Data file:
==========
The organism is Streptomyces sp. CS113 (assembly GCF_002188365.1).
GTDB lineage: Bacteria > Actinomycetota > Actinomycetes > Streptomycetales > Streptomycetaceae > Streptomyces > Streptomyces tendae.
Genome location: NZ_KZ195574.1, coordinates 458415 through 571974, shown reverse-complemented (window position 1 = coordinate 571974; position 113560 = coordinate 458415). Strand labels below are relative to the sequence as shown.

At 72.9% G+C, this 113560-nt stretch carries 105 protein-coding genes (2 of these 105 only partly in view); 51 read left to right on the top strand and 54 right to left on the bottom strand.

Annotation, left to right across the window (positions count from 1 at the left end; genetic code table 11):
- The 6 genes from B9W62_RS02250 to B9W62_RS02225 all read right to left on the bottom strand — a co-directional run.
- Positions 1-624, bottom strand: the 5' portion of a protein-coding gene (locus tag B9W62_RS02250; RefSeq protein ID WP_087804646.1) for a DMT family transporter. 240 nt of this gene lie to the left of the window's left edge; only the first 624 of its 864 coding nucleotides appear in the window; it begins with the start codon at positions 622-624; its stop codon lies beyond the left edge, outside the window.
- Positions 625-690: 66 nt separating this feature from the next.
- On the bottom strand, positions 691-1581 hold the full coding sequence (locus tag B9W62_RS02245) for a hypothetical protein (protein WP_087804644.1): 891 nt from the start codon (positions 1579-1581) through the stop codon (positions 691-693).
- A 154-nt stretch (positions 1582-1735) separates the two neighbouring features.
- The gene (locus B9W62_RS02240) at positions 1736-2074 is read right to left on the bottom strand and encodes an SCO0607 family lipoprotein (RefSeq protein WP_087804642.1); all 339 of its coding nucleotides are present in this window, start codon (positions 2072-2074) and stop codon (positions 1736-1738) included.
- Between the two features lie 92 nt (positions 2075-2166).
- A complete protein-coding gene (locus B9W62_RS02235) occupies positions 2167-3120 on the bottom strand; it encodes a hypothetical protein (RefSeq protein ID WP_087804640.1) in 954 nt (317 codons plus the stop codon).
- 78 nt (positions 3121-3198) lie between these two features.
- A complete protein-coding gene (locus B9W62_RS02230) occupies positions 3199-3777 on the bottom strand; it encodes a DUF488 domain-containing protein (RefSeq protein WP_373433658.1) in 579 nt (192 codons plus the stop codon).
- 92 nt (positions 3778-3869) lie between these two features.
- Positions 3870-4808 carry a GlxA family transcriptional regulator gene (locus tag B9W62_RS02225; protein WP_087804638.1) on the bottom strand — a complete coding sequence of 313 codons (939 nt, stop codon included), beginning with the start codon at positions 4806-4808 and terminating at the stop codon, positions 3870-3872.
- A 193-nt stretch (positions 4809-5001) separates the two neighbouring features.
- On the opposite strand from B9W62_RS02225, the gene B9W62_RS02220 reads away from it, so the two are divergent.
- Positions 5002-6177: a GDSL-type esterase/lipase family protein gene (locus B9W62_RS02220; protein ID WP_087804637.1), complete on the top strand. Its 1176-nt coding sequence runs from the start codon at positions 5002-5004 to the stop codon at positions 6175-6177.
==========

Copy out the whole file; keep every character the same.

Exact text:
The organism is Streptomyces sp. CS113 (assembly GCF_002188365.1).
GTDB lineage: Bacteria > Actinomycetota > Actinomycetes > Streptomycetales > Streptomycetaceae > Streptomyces > Streptomyces tendae.
Genome location: NZ_KZ195574.1, coordinates 458415 through 571974, shown reverse-complemented (window position 1 = coordinate 571974; position 113560 = coordinate 458415). Strand labels below are relative to the sequence as shown.

At 72.9% G+C, this 113560-nt stretch carries 105 protein-coding genes (2 of these 105 only partly in view); 51 read left to right on the top strand and 54 right to left on the bottom strand.

Annotation, left to right across the window (positions count from 1 at the left end; genetic code table 11):
- The 6 genes from B9W62_RS02250 to B9W62_RS02225 all read right to left on the bottom strand — a co-directional run.
- Positions 1-624, bottom strand: the 5' portion of a protein-coding gene (locus tag B9W62_RS02250; RefSeq protein ID WP_087804646.1) for a DMT family transporter. 240 nt of this gene lie to the left of the window's left edge; only the first 624 of its 864 coding nucleotides appear in the window; it begins with the start codon at positions 622-624; its stop codon lies beyond the left edge, outside the window.
- Positions 625-690: 66 nt separating this feature from the next.
- On the bottom strand, positions 691-1581 hold the full coding sequence (locus tag B9W62_RS02245) for a hypothetical protein (protein WP_087804644.1): 891 nt from the start codon (positions 1579-1581) through the stop codon (positions 691-693).
- A 154-nt stretch (positions 1582-1735) separates the two neighbouring features.
- The gene (locus B9W62_RS02240) at positions 1736-2074 is read right to left on the bottom strand and encodes an SCO0607 family lipoprotein (RefSeq protein WP_087804642.1); all 339 of its coding nucleotides are present in this window, start codon (positions 2072-2074) and stop codon (positions 1736-1738) included.
- Between the two features lie 92 nt (positions 2075-2166).
- A complete protein-coding gene (locus B9W62_RS02235) occupies positions 2167-3120 on the bottom strand; it encodes a hypothetical protein (RefSeq protein ID WP_087804640.1) in 954 nt (317 codons plus the stop codon).
- 78 nt (positions 3121-3198) lie between these two features.
- A complete protein-coding gene (locus B9W62_RS02230) occupies positions 3199-3777 on the bottom strand; it encodes a DUF488 domain-containing protein (RefSeq protein WP_373433658.1) in 579 nt (192 codons plus the stop codon).
- 92 nt (positions 3778-3869) lie between these two features.
- Positions 3870-4808 carry a GlxA family transcriptional regulator gene (locus tag B9W62_RS02225; protein WP_087804638.1) on the bottom strand — a complete coding sequence of 313 codons (939 nt, stop codon included), beginning with the start codon at positions 4806-4808 and terminating at the stop codon, positions 3870-3872.
- A 193-nt stretch (positions 4809-5001) separates the two neighbouring features.
- On the opposite strand from B9W62_RS02225, the gene B9W62_RS02220 reads away from it, so the two are divergent.
- Positions 5002-6177: a GDSL-type esterase/lipase family protein gene (locus B9W62_RS02220; protein ID WP_087804637.1), complete on the top strand. Its 1176-nt coding sequence runs from the start codon at positions 5002-5004 to the stop codon at positions 6175-6177.